Cardinal calls Gaza 'concentration camp' -- lit up by white phosphorus, observers say

Al Jazeera report on white phosphorus in Gaza.

As Chico Marx said, "Who you gonna believe, me or your own eyes?"

That's easy when it comes to Gaza. The Jewish state's brutal use of white phosphorus — alleged over the weekend by observers on the ground dispatched by NYC-based Human Rights Watch — is lighting up the landscape.

However, most of the U.S. press (a notable recent exception is Newsweek) has its usual blind spot when it comes to Israel's war on Gaza. As the Daily News noted late last week in "'Concentration camp' Gaza stirs fire":

Relations between the Holy Land and the Holy See were tense Thursday night after a leading Vatican cardinal compared the besieged Gaza Strip to a concentration camp.

"Defenseless populations are always the ones who pay," Renato Cardinal Martino told the Italian daily Il Sussidiario. "Conditions in Gaza increasingly resemble a big concentration camp."

That drew a furious denunciation from Israeli officials, who said the comment was "based on Hamas propaganda."

Brooklyn Assemblyman Dov Hikind, the son of Holocaust survivors, called on the Pope to apologize to Israel.

Martino, head of the Pontifical Council for Justice and Peace, defended his comments.

"They can say what they want, but the situation in Gaza is horrible," he told the newspaper La Repubblica.

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Confirming that is Human Rights Watch, whose observers belie Hikind's claim that the brutality in Gaza is propaganda.

In fact, it's even worse than the cardinal says, according to HRW.

You question the watchdog group's credibility? HRW broke several major stories of U.S. atrocities in Iraq — including the horrific tale of the American soldiers in Fallujah who proudly called themselves the "Murderous Maniacs" and admitted to kicking the shit out of Iraqis just for the fun of it. (See my September 2005 item "U.S. Soldiers Reveal New Torture Tales.")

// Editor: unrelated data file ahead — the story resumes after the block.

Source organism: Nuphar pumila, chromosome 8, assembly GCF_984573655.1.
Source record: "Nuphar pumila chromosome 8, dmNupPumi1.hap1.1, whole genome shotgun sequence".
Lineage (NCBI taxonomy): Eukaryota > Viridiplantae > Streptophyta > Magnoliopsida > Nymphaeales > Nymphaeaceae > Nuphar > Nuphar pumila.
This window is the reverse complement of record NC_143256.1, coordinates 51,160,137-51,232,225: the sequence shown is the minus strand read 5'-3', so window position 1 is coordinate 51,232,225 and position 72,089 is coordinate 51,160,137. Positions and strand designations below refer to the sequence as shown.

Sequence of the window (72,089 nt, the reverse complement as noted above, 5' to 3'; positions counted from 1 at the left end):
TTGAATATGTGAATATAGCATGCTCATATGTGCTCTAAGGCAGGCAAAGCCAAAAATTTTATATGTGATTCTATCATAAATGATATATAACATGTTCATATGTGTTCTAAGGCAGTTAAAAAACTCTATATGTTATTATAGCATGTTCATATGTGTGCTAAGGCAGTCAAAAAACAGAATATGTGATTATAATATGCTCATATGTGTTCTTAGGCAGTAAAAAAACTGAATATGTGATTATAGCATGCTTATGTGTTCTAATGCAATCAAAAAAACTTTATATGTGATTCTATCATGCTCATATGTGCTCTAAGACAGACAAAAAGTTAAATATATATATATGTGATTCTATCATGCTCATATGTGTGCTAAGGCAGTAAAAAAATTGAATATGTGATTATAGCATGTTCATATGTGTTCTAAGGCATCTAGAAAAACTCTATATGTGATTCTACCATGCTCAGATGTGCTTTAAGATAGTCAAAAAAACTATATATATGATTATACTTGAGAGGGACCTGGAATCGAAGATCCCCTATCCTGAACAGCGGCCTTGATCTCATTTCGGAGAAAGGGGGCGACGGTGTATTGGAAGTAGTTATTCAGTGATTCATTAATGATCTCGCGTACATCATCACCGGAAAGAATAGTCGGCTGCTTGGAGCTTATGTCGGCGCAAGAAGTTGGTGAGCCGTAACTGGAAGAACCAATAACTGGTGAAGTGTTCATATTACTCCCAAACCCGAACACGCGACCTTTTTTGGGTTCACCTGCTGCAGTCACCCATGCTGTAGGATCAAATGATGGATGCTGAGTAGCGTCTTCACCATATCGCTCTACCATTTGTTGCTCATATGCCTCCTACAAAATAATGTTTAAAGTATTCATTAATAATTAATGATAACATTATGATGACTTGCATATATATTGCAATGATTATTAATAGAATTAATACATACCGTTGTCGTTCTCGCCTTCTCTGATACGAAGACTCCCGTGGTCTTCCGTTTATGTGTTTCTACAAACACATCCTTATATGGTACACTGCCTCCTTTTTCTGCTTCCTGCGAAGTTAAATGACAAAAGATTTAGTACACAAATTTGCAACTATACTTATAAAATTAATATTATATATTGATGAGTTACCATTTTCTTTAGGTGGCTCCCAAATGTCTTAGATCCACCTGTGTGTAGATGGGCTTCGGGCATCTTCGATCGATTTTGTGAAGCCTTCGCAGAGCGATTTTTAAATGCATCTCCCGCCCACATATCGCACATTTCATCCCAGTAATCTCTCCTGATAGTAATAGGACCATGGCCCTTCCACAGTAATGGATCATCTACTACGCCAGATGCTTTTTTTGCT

Now, here's what HRW says about what's going on:

On January 9 and 10, 2009, Human Rights Watch researchers in Israel observed multiple air-bursts of artillery-fired white phosphorus over what appeared to be the Gaza City/Jabaliya area.

Israel appeared to be using white phosphorus as an "obscurant" (a chemical used to hide military operations), a permissible use in principle under international humanitarian law (the laws of war). However, white phosphorus has a significant, incidental, incendiary effect that can severely burn people and set structures, fields, and other civilian objects in the vicinity on fire. The potential for harm to civilians is magnified by Gaza's high population density, among the highest in the world.

"White phosphorous can burn down houses and cause horrific burns when it touches the skin," said Marc Garlasco, senior military analyst at Human Rights Watch.

If the Nazis had had white phosphorus — the 21st century version of napalm — they would have used it against the Jews.

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